Apple wins ban on Samsung smartphones in Europe

Samsung Smartphone Ban

A Dutch court has banned imports of three Samsung smartphones into Europe as of October 15, ruling Samsung infringes on an Apple photo management patent.

The fur has been flying thick as Apple and Samsung argue over patents and prior art before a court in the Hague, but Apple scored another victory today as the court granted a temporary injunction barring the imports of Samsung’s Galaxy S, SII, and Ace smartphones for violating an Apple photo management patent. If the injunction stands, the ban will go into effect on October 15, and would effectively bar the smartphones from the European market since Amsterdam is their primary port of entry.

According to Judge E.F. Brinkman, the Samsung smartphones running Android 2.3 infringe on an European patent held by Apple, titled “Portable Electronic Device for Photo Management.” The patent describes a method for scrolling through photo galleries using gestures on a touchscreen. However, Brinkman also ruled that Android 3.0 does not infringe on this Apple patent—which is why Samsung’s Android 3.0 tablets have not been found in violation. If Samsung can update the smartphones to Android 3.0, they can evade the import ban.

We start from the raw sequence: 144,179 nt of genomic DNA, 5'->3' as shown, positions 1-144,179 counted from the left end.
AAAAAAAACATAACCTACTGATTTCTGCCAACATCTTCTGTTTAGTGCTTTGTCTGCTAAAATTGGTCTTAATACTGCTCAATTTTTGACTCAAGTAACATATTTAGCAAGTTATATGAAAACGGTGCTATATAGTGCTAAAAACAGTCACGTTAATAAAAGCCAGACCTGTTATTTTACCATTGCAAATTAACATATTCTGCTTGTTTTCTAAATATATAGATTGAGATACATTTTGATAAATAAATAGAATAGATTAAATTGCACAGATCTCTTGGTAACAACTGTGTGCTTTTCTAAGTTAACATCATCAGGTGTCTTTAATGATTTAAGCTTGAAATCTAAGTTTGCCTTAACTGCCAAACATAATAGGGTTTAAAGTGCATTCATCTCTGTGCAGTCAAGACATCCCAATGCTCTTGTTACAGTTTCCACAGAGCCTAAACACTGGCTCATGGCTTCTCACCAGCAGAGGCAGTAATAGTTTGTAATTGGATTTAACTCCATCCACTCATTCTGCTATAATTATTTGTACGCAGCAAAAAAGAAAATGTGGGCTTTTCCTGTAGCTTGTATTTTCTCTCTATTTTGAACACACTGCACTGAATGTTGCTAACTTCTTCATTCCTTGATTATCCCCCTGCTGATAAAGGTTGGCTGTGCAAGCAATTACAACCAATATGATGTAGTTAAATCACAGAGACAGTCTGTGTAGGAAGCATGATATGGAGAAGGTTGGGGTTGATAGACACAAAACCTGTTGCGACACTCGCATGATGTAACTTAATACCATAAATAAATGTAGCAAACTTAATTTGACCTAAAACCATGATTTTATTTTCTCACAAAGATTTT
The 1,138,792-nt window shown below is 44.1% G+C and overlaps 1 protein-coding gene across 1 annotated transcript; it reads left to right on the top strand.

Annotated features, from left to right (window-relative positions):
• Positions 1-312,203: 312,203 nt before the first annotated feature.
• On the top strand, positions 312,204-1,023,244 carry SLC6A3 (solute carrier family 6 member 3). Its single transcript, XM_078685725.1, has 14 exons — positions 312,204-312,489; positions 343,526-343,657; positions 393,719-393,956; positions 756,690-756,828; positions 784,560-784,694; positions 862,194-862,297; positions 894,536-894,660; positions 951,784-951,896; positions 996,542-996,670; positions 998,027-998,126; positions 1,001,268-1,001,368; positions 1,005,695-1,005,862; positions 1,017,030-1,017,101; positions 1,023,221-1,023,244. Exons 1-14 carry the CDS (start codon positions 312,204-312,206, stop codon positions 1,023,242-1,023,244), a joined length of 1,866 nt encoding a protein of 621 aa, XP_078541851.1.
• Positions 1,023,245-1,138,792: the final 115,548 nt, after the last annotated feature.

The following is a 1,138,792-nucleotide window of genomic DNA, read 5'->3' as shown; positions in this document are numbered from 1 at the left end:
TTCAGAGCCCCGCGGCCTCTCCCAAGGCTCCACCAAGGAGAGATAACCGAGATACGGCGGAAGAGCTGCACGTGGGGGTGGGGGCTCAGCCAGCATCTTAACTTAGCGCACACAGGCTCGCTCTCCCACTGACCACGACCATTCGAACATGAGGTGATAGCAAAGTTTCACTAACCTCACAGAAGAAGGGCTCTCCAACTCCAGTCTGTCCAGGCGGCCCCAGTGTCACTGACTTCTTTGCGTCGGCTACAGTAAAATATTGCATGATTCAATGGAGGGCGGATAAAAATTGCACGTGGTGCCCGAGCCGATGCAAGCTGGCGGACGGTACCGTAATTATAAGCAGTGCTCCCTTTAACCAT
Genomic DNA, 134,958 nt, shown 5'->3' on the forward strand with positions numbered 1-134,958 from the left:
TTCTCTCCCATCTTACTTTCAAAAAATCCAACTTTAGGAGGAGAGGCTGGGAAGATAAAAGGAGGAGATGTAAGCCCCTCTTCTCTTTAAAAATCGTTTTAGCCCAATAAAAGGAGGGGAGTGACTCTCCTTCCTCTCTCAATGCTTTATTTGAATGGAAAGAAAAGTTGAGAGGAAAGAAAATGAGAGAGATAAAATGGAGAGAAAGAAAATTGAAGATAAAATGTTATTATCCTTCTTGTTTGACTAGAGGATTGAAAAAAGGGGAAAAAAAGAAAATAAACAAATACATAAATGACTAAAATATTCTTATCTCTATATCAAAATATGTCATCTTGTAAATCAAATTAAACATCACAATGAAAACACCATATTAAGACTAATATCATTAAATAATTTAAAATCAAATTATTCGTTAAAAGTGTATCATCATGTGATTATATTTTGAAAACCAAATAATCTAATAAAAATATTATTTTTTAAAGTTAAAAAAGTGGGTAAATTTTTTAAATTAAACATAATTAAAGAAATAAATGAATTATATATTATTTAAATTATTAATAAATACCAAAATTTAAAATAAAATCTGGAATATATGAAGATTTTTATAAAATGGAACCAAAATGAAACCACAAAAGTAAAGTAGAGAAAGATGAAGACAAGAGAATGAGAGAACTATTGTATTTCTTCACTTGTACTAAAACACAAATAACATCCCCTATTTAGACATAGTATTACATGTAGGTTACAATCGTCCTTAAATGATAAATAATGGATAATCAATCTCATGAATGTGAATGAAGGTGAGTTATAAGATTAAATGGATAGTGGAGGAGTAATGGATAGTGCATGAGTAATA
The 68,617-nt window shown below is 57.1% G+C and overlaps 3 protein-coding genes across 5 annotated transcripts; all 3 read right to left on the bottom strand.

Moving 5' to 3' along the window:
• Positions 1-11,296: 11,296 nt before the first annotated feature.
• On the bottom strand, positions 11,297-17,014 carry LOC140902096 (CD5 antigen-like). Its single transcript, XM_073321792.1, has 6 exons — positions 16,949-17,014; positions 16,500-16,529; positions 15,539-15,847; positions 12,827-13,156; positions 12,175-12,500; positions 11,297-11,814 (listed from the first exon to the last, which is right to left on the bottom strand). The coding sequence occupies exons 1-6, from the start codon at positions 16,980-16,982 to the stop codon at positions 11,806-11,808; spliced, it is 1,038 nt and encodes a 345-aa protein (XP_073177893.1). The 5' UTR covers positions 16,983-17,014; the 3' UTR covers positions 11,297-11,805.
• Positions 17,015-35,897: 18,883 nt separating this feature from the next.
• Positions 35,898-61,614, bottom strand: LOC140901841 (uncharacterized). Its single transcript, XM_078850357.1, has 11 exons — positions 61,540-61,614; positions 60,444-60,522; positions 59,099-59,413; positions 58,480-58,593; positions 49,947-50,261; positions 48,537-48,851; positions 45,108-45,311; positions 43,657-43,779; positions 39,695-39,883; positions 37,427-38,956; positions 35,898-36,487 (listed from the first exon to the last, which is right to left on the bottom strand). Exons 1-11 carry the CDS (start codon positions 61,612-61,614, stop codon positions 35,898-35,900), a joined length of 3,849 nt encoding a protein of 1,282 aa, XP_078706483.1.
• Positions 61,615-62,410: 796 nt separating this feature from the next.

Brinkman denied Apple’s other infringement claims against the Samsung devices, which centered on design and intellectual property: Brinkman specifically found that Samsung does not “slavishly copy” Apple product designs, a claim that has been central to Apple’s global infringement campaign against Samsung.

Earlier this month Apple was granted a preliminary restraining order on the import of Samsung Galaxy Tabs into Europe; however, a week later that ban was lifted in all countries except Germany.

If Apple’s latest victory over Samsung sticks, it might have broader implications for the Android platform: the case represents the first time a version of Android has been found to be in violation of an Apple patent. That finding could be used as ammunition in Apple’s ongoing litigation against not just Samsung, but HTC and Motorola—and that could take the fight directly to Google, since the company announced last week it intends to acquire Motorola Mobility for $12.5 billion.